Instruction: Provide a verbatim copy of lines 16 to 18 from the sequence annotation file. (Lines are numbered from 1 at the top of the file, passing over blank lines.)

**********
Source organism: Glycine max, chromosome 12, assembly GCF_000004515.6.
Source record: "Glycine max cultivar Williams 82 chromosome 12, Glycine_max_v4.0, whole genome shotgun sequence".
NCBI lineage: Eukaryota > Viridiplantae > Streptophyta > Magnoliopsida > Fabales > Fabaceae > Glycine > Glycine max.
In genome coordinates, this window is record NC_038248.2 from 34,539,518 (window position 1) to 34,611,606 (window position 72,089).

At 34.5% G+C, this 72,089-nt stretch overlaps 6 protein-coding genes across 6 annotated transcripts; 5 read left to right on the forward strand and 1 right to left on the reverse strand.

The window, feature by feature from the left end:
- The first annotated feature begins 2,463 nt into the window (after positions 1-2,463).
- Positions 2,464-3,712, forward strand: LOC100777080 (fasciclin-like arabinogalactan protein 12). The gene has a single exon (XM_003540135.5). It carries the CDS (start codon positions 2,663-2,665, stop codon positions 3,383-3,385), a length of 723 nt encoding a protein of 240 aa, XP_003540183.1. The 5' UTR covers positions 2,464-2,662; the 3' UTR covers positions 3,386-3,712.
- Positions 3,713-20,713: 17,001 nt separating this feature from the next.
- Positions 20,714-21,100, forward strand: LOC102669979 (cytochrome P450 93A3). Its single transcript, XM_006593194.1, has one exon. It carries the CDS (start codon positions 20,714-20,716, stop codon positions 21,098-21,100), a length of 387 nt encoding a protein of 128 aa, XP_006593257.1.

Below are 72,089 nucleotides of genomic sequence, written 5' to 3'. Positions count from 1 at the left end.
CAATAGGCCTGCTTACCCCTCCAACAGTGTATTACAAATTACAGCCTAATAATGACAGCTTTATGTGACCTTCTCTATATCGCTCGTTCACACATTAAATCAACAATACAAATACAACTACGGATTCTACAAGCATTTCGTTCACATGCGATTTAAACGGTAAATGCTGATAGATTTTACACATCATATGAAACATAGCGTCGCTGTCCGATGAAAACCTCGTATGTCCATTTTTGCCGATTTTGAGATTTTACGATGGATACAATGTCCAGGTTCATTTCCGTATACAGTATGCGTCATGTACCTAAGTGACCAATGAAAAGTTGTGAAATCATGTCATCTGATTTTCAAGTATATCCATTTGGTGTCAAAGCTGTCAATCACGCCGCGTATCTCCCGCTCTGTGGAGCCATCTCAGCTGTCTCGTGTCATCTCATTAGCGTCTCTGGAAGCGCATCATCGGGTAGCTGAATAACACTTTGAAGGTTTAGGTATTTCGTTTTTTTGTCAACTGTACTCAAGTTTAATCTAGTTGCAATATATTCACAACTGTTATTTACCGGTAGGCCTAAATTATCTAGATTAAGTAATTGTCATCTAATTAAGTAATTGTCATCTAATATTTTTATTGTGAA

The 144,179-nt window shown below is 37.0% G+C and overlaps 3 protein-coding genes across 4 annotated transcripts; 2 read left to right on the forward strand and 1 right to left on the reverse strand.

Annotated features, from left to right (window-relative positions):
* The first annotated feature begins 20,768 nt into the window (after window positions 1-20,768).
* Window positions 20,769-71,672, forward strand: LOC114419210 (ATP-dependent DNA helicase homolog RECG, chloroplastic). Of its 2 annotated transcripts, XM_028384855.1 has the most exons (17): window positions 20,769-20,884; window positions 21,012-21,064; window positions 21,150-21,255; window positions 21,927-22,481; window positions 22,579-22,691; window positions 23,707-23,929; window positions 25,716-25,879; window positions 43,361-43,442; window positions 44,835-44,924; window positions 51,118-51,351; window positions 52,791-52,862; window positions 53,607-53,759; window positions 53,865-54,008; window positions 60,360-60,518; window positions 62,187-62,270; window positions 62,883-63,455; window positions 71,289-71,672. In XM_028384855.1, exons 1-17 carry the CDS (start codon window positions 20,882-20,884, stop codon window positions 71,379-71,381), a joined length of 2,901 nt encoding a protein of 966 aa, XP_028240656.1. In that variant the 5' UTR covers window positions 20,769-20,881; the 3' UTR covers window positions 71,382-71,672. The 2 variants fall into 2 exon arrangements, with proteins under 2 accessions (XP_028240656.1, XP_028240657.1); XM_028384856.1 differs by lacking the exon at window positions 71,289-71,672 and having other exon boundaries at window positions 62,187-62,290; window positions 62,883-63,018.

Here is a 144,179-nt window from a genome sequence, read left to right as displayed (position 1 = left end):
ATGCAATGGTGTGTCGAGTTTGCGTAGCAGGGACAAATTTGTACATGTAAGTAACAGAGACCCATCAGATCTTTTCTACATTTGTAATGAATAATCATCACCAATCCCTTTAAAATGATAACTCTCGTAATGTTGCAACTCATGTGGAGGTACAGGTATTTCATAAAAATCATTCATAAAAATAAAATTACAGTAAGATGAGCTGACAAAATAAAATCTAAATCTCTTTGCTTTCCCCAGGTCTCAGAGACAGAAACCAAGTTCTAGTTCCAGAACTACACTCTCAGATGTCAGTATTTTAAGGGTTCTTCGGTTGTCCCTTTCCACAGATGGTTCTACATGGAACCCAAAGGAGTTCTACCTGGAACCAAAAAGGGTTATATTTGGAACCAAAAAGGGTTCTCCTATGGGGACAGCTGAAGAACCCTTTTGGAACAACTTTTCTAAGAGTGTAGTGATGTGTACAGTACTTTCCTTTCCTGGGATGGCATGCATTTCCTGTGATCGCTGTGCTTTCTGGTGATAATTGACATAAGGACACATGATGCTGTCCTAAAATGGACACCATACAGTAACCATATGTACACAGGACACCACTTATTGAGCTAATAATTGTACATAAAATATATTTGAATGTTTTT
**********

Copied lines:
* Window positions 20,769-71,672, forward strand: LOC114419210 (ATP-dependent DNA helicase homolog RECG, chloroplastic). Of its 2 annotated transcripts, XM_028384855.1 has the most exons (17): window positions 20,769-20,884; window positions 21,012-21,064; window positions 21,150-21,255; window positions 21,927-22,481; window positions 22,579-22,691; window positions 23,707-23,929; window positions 25,716-25,879; window positions 43,361-43,442; window positions 44,835-44,924; window positions 51,118-51,351; window positions 52,791-52,862; window positions 53,607-53,759; window positions 53,865-54,008; window positions 60,360-60,518; window positions 62,187-62,270; window positions 62,883-63,455; window positions 71,289-71,672. In XM_028384855.1, exons 1-17 carry the CDS (start codon window positions 20,882-20,884, stop codon window positions 71,379-71,381), a joined length of 2,901 nt encoding a protein of 966 aa, XP_028240656.1. In that variant the 5' UTR covers window positions 20,769-20,881; the 3' UTR covers window positions 71,382-71,672. The 2 variants fall into 2 exon arrangements, with proteins under 2 accessions (XP_028240656.1, XP_028240657.1); XM_028384856.1 differs by lacking the exon at window positions 71,289-71,672 and having other exon boundaries at window positions 62,187-62,290; window positions 62,883-63,018.

Here is a 144,179-nt window from a genome sequence, read left to right as displayed (position 1 = left end):
ATGCAATGGTGTGTCGAGTTTGCGTAGCAGGGACAAATTTGTACATGTAAGTAACAGAGACCCATCAGATCTTTTCTACATTTGTAATGAATAATCATCACCAATCCCTTTAAAATGATAACTCTCGTAATGTTGCAACTCATGTGGAGGTACAGGTATTTCATAAAAATCATTCATAAAAATAAAATTACAGTAAGATGAGCTGACAAAATAAAATCTAAATCTCTTTGCTTTCCCCAGGTCTCAGAGACAGAAACCAAGTTCTAGTTCCAGAACTACACTCTCAGATGTCAGTATTTTAAGGGTTCTTCGGTTGTCCCTTTCCACAGATGGTTCTACATGGAACCCAAAGGAGTTCTACCTGGAACCAAAAAGGGTTATATTTGGAACCAAAAAGGGTTCTCCTATGGGGACAGCTGAAGAACCCTTTTGGAACAACTTTTCTAAGAGTGTAGTGATGTGTACAGTACTTTCCTTTCCTGGGATGGCATGCATTTCCTGTGATCGCTGTGCTTTCTGGTGATAATTGACATAAGGACACATGATGCTGTCCTAAAATGGACACCATACAGTAACCATATGTACACAGGACACCACTTATTGAGCTAATAATTGTACATAAAATATATTTGAATGTTTTT